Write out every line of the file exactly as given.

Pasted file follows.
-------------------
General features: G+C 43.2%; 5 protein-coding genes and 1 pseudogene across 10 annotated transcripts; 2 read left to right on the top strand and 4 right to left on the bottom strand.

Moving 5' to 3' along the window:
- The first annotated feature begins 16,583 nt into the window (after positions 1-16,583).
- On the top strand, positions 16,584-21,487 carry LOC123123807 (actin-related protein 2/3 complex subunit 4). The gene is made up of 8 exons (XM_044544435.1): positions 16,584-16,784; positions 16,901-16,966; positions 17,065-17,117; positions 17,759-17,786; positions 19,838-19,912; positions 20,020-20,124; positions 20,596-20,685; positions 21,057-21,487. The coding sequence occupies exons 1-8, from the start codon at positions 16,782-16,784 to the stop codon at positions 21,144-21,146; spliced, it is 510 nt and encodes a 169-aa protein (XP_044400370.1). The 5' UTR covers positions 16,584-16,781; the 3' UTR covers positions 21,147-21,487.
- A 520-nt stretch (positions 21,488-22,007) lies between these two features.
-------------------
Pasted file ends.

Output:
General features: G+C 43.2%; 5 protein-coding genes and 1 pseudogene across 10 annotated transcripts; 2 read left to right on the top strand and 4 right to left on the bottom strand.

Moving 5' to 3' along the window:
- The first annotated feature begins 16,583 nt into the window (after positions 1-16,583).
- On the top strand, positions 16,584-21,487 carry LOC123123807 (actin-related protein 2/3 complex subunit 4). The gene is made up of 8 exons (XM_044544435.1): positions 16,584-16,784; positions 16,901-16,966; positions 17,065-17,117; positions 17,759-17,786; positions 19,838-19,912; positions 20,020-20,124; positions 20,596-20,685; positions 21,057-21,487. The coding sequence occupies exons 1-8, from the start codon at positions 16,782-16,784 to the stop codon at positions 21,144-21,146; spliced, it is 510 nt and encodes a 169-aa protein (XP_044400370.1). The 5' UTR covers positions 16,584-16,781; the 3' UTR covers positions 21,147-21,487.
- A 520-nt stretch (positions 21,488-22,007) lies between these two features.